[ back ] 13. For the concept of the divine ritual antagonist of the hero see Nagy 1999, Chapter 8; for the mēnis of gods, see Muellner 1996, pp.5–31.
[ back ] 14. For instances of bilingual Greek-Latin paronomasia in Virgil, see O’Hara 1996, p.63 §2.1a, and for puns on names, see Paschalis 1997. For evidence of the aspirated pronunciation of initial p-, see Allen 1978, pp.12–13. For Virgil’s penchant for complex, layered, multiple meanings of individual words, see Thomas 2001.
[ back ] 15. For the function of the formula ἶσος Ἄρηι to signal a warrior’s aristeia, see Nagy 1999, Chapter 8. “The Death of Hektor.”
[ back ] 16. See Muellner 1996, pp.133–175.
[ back ] 17. The original research on this motif and its survival in folklore local to its telling in the epic is Kakridis 1949.
[ back ] 18. [Aristotle], Magna Moralia 1213a11-13, Diogenes Laertius, Life of Zeno 7.23. For the attested uses of the word φίλος in connection with one’s own body parts, an etymology of the word proposed by Martin Schwartz (Schwartz 1982), who derives it from the locative suffix phi ‘near’ as in ‘near and dear,’ is both pertinent and helpful.
[ back ] 19. For a telling analysis of this theme and the whole encounter in the Iliad between Achilles and Aeneas, see Nagy 1999, Chapter 15, “The Best of the Achaeans Confronts an Aeneid Tradition.”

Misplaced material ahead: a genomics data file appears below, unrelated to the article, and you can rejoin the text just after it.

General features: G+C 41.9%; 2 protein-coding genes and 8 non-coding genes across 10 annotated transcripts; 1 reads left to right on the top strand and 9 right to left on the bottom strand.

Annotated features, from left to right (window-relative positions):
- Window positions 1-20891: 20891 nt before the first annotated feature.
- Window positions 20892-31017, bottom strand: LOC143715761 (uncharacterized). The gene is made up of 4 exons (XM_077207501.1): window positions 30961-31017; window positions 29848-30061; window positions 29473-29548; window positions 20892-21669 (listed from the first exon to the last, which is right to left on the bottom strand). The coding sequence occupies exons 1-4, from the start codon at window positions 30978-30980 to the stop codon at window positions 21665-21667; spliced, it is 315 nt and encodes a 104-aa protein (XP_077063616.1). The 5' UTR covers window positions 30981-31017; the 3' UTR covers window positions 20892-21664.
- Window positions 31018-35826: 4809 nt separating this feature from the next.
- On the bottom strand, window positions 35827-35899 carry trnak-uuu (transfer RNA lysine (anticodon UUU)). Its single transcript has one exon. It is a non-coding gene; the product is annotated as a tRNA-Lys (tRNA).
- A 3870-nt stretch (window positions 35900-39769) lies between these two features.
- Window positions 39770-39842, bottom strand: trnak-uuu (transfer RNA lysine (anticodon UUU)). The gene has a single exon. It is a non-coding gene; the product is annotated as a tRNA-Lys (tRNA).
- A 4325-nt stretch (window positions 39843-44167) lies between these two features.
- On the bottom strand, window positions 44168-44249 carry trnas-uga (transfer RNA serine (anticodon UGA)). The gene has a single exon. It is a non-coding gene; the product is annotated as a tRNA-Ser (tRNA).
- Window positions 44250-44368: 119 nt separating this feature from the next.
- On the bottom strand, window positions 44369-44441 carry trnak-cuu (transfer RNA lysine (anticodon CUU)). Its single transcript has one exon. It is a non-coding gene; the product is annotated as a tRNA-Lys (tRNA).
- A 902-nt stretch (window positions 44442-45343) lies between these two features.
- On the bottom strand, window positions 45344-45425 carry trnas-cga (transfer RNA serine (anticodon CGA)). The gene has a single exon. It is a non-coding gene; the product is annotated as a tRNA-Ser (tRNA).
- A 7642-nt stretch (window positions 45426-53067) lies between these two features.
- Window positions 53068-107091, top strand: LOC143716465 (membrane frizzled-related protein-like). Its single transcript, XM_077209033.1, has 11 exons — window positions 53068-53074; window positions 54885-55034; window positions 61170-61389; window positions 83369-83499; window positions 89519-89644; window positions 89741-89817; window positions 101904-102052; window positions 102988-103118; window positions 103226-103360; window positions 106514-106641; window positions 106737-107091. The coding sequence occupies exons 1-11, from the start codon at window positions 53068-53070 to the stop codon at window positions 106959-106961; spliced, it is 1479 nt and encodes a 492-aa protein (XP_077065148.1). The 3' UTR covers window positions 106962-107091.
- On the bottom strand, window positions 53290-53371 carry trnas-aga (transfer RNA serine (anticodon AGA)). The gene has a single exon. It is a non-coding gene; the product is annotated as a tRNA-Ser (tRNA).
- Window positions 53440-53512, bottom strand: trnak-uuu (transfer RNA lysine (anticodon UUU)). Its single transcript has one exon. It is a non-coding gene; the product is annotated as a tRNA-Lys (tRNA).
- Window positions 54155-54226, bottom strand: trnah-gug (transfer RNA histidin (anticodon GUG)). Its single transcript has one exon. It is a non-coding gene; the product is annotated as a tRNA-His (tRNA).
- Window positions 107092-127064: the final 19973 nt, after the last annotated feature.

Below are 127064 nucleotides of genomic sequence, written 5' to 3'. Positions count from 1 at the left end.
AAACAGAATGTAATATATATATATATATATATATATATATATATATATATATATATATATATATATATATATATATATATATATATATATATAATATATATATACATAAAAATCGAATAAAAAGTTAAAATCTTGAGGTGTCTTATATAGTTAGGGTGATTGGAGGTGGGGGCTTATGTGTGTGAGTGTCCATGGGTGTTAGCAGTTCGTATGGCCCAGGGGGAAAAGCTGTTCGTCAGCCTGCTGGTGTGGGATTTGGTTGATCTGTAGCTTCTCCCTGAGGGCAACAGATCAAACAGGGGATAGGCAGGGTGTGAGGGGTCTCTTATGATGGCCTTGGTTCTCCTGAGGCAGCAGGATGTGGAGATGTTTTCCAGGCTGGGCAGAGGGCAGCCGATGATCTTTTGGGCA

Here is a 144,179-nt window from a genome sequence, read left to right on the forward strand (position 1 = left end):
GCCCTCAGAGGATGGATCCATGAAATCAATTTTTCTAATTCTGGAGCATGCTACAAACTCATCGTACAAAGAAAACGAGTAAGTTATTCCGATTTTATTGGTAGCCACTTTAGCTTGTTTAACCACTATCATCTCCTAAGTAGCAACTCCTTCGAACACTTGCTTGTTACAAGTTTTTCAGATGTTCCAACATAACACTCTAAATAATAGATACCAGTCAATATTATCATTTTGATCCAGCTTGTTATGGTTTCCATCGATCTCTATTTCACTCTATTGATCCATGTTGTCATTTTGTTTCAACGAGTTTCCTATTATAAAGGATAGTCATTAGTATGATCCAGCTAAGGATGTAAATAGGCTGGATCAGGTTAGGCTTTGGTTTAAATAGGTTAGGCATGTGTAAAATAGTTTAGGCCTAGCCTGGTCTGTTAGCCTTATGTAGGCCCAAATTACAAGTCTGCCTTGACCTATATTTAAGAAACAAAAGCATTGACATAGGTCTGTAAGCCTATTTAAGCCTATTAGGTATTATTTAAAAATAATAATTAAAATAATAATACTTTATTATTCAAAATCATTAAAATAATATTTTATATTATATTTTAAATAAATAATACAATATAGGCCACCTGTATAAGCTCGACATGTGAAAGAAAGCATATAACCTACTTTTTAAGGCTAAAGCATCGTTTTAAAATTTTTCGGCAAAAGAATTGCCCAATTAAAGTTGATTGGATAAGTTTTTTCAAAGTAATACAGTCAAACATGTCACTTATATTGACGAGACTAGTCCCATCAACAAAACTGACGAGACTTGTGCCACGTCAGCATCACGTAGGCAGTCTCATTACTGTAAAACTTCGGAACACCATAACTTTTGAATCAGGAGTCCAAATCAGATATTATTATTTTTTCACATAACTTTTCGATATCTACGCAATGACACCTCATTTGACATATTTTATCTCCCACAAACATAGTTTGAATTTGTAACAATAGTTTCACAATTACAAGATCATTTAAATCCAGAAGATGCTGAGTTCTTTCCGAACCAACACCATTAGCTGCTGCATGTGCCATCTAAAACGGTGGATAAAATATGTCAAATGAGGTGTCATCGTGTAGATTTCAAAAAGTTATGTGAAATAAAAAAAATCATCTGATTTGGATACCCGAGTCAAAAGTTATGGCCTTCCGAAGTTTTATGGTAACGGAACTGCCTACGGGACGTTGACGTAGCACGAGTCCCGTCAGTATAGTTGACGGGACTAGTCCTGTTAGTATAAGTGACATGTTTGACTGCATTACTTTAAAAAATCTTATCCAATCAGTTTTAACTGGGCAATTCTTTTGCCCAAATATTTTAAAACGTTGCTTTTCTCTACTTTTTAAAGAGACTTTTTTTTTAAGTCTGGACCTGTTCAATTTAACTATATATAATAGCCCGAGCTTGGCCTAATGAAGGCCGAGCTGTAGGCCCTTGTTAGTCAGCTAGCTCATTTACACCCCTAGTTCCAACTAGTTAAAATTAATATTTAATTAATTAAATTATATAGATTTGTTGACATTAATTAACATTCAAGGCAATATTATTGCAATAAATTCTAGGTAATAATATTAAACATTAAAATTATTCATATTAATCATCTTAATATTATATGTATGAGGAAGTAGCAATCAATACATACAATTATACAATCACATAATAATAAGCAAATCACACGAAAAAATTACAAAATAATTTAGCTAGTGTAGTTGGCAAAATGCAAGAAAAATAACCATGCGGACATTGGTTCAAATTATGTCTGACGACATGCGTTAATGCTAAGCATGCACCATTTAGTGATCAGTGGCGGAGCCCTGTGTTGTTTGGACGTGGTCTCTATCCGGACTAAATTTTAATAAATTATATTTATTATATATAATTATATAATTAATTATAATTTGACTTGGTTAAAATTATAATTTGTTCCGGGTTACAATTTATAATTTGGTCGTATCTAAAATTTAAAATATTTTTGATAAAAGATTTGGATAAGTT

[ back ] 20. For discussion and explanation, see Muellner 1996, pp.18–25, esp. 19–22 and n.30, referencing Servius on Aeneid 2.649, Sophocles fr. 373P, and Hyginus Fabulae 94.
[ back ] 21. The reader may rightly wonder what blood relatives other than his mother, Thetis, are associated with Achilles in his mēnis. The answer, I believe, is Achilles’ father manqué, Zeus himself; for arguments and the testimonia, see Muellner 1996, pp.94–96. Note that a Hesiodic relationship between Zeus and Thetis is the context in which Zeus is first invoked to further Achilles’ intentions (I.393-406). But Peleus does play a role in the story as well, as we shall see below. In the case of Aeneas’ mēnis against Priam, we are unfortunately underinformed, but if Priam is its object, the parallelism to Achilles’ mēnis would seem to suggest that he withdrew from support for the Trojans and sought recourse to his mother, Aphrodite, instead.
[ back ] 22. Kakridis 1949, pp.152–164, Appendix III, “The Motif of Intaphernes’ [sic] Wife.”
[ back ] 23. Kakridis 1949, p.156.
[ back ] 24. On this passage, see Nagy 2003, pp.71–81, Chapter 8, Westbrook 1992, and Muellner 1976, pp.100–106.
[ back ] 25. The operative but unexpressed term being κῆδος, a form of which we see in the last line of Ajax’s speech quoted above (9.642 κήδιστοι), and on which see Muellner 1996, pp.163–164.
[ back ] 26. Why does Achilles create a little (ἦκα) separation between himself and Priam at this point? It is not for lack of respect, still less a gesture of rejection, but an attempt to create the minimum distance between him and Priam that expresses a no longer metonymic (and thus a newly detached) view of what is philos. For more on the switch from metonymic to a metaphoric relationship, see Muellner (forthcoming).